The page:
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Word Police by Barbara Wallraff
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Read an interview with Barbara Wallraff about her book, Word Fugitives.

Read Barbara Wallraff's biography page and browse her recent Word Court and Word Fugitives columns.

Try your hand at The Atlantic Puzzler word game.

More in Pursuits.
Do you have what it takes to be a Word Police officer?

The Word Police are looking for a few good people. As a certified Word Police officer, you will be entitled to issue Grammar Citations when you see or hear crimes against the language. To be inducted into the force, you must pass a Word Police Academy exam.

The Word Police Force has many divisions and squads. An officer admitted to any squad or division of the Word Police will earn a certificate from the Word Police Academy and be empowered to issue Grammar Citations. Men and women (we are an equal-opportunity employer) who have already been admitted to the Word Police Force may return to this page regularly to take additional exams and earn certificates for other divisions and squads of the Word Police.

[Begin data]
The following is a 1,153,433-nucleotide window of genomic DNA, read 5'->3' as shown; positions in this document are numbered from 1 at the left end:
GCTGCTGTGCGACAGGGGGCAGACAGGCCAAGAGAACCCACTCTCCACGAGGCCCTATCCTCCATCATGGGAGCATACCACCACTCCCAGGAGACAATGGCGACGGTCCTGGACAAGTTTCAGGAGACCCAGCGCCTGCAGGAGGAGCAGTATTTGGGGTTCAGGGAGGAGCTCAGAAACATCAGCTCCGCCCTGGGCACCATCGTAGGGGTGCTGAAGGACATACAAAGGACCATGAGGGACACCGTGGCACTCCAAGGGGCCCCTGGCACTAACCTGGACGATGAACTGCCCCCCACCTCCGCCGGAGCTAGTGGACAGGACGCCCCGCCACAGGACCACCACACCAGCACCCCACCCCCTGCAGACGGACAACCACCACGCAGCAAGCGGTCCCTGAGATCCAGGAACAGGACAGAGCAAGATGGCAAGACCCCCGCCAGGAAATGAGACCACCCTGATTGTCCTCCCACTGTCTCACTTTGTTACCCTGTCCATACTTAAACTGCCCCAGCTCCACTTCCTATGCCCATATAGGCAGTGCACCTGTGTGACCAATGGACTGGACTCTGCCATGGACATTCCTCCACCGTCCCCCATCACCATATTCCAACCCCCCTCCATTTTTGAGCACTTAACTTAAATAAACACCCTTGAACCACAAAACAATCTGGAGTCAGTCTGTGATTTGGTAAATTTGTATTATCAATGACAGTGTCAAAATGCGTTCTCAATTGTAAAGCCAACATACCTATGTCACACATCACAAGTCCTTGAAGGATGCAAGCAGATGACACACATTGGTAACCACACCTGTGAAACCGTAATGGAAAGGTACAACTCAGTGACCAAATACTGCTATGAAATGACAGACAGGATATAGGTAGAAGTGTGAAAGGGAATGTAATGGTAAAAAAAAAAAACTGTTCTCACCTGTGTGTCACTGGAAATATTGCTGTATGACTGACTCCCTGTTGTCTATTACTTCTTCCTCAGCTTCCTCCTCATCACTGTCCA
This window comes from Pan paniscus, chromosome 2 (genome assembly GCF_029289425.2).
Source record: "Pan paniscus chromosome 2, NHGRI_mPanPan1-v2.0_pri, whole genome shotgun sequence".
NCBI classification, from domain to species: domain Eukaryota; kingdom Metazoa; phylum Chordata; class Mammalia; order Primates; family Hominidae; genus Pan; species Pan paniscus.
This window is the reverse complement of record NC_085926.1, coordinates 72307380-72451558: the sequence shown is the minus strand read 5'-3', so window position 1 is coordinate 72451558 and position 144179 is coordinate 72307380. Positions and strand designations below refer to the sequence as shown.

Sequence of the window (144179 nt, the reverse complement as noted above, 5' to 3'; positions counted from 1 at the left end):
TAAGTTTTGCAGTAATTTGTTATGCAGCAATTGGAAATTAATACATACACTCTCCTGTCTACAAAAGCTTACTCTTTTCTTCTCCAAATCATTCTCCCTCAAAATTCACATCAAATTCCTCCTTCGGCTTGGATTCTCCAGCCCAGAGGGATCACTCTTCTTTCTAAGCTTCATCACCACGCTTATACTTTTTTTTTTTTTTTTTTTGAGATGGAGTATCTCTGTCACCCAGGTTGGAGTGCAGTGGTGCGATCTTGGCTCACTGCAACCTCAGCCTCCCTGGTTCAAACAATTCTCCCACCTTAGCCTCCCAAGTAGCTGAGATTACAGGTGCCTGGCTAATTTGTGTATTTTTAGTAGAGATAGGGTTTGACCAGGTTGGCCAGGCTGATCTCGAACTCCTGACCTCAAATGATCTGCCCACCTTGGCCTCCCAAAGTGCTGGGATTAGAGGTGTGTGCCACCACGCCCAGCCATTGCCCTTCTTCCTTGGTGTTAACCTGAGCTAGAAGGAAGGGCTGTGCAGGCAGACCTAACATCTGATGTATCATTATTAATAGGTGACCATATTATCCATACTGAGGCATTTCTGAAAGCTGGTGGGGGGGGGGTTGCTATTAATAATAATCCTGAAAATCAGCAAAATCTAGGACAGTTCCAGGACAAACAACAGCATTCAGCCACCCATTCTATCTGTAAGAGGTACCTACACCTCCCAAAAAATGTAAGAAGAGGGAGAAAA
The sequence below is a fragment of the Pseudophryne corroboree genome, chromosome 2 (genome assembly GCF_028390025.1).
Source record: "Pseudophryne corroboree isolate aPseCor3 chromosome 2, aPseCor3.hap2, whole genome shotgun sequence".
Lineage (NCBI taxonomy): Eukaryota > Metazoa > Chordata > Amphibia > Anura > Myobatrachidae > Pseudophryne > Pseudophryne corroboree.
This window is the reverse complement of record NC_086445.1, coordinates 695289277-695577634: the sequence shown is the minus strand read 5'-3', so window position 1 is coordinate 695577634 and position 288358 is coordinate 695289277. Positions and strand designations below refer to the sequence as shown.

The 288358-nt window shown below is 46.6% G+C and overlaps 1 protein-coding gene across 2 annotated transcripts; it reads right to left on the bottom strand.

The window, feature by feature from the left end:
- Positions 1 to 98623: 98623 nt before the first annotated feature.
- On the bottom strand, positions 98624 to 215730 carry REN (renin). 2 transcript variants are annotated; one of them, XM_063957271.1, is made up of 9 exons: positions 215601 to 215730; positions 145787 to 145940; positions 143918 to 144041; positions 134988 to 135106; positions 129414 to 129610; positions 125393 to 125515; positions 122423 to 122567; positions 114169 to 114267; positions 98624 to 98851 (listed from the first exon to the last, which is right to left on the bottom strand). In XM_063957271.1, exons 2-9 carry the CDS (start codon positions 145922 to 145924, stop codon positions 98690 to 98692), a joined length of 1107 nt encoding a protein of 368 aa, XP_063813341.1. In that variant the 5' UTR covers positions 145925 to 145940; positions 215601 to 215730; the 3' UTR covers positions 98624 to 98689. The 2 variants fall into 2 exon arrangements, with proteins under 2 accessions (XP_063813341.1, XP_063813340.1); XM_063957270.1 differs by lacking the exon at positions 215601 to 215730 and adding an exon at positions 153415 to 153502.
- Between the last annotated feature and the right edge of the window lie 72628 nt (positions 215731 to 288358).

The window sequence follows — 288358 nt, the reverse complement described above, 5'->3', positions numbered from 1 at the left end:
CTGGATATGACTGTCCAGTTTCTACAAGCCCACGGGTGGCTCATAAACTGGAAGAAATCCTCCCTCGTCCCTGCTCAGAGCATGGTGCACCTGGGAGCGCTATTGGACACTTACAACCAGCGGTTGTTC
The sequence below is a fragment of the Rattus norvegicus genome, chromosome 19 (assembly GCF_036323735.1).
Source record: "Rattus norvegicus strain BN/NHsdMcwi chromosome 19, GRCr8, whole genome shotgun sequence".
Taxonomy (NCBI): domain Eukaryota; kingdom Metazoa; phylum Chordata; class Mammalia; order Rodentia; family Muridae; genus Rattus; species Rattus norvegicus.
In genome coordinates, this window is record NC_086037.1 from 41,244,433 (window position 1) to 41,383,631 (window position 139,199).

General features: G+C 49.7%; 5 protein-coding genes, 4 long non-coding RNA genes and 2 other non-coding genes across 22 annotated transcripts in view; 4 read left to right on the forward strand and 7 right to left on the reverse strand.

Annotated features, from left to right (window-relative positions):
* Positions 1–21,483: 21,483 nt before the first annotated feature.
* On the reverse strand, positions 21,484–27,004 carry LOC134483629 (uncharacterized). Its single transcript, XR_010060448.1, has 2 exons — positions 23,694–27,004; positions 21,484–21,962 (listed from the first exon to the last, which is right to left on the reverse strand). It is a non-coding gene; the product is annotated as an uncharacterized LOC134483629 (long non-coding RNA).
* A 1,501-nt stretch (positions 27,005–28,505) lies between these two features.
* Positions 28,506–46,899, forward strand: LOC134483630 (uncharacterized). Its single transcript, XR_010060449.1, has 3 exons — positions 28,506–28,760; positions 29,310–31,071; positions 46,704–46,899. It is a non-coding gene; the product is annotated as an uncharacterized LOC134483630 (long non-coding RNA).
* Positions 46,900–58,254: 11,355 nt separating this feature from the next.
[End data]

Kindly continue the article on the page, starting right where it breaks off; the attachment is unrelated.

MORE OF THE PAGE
If you are ready to take the latest entrance exam, click on the button below. (Before you take such a momentous step, however, we encourage you to look at a sample exam, to get a feel for the kinds of questions you will be asked.) To find other exams, visit the Word Police Index. Proceed to the entrance exam

Word CourtRead about the Word Police training manual, Word Court, by Word Police Commissioner Barbara Wallraff, who also serves as an Atlantic Monthly contributing editor and as Word Court's judge. "If I were a word," says Roy Blount Jr., "I would want Judge Wallraff: fair, firm, clear, tolerant within reason, and a lot of fun to be in court with."

Send feedback on this feature to wordpolice@theatlantic.com.

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